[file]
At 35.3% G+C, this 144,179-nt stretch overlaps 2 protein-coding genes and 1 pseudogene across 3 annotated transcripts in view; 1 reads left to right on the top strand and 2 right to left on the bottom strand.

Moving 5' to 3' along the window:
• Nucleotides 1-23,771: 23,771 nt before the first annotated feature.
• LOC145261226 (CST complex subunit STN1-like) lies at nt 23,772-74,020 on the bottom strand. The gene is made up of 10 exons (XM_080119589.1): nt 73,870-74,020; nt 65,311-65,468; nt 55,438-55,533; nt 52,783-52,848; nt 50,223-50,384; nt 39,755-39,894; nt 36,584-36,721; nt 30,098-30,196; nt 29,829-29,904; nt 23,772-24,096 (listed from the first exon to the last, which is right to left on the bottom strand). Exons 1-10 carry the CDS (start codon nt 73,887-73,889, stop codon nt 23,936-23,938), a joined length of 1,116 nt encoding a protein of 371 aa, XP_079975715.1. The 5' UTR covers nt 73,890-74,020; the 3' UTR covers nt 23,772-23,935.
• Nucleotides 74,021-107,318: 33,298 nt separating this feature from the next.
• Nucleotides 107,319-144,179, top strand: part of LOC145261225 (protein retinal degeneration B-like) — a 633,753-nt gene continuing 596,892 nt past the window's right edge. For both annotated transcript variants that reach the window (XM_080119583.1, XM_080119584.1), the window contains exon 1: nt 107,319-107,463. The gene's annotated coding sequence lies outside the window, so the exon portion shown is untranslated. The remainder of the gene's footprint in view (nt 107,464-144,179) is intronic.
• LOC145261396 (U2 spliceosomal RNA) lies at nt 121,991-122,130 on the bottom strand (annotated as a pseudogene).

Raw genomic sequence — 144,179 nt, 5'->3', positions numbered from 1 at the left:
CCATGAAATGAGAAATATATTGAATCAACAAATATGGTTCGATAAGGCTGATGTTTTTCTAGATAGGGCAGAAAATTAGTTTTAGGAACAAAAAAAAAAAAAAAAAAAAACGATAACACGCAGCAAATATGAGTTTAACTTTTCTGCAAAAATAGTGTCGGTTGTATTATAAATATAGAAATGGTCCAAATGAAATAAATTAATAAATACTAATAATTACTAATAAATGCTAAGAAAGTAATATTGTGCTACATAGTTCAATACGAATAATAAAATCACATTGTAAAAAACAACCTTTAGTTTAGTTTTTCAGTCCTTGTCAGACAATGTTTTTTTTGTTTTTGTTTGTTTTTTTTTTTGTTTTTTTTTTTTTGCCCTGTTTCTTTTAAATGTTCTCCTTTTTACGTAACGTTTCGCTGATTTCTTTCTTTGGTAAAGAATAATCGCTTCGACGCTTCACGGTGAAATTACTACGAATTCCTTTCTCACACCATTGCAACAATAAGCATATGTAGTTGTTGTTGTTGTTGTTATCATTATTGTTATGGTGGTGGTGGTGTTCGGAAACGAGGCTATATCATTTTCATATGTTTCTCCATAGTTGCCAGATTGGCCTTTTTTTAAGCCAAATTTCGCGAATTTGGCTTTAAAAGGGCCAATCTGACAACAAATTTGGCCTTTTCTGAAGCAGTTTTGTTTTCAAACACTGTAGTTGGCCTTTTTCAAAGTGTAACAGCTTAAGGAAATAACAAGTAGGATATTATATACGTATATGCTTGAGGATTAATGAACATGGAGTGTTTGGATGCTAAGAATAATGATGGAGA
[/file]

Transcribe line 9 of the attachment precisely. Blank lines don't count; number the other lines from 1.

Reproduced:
CCATGAAATGAGAAATATATTGAATCAACAAATATGGTTCGATAAGGCTGATGTTTTTCTAGATAGGGCAGAAAATTAGTTTTAGGAACAAAAAAAAAAAAAAAAAAAAACGATAACACGCAGCAAATATGAGTTTAACTTTTCTGCAAAAATAGTGTCGGTTGTATTATAAATATAGAAATGGTCCAAATGAAATAAATTAATAAATACTAATAATTACTAATAAATGCTAAGAAAGTAATATTGTGCTACATAGTTCAATACGAATAATAAAATCACATTGTAAAAAACAACCTTTAGTTTAGTTTTTCAGTCCTTGTCAGACAATGTTTTTTTTGTTTTTGTTTGTTTTTTTTTTTGTTTTTTTTTTTTTGCCCTGTTTCTTTTAAATGTTCTCCTTTTTACGTAACGTTTCGCTGATTTCTTTCTTTGGTAAAGAATAATCGCTTCGACGCTTCACGGTGAAATTACTACGAATTCCTTTCTCACACCATTGCAACAATAAGCATATGTAGTTGTTGTTGTTGTTGTTATCATTATTGTTATGGTGGTGGTGGTGTTCGGAAACGAGGCTATATCATTTTCATATGTTTCTCCATAGTTGCCAGATTGGCCTTTTTTTAAGCCAAATTTCGCGAATTTGGCTTTAAAAGGGCCAATCTGACAACAAATTTGGCCTTTTCTGAAGCAGTTTTGTTTTCAAACACTGTAGTTGGCCTTTTTCAAAGTGTAACAGCTTAAGGAAATAACAAGTAGGATATTATATACGTATATGCTTGAGGATTAATGAACATGGAGTGTTTGGATGCTAAGAATAATGATGGAGA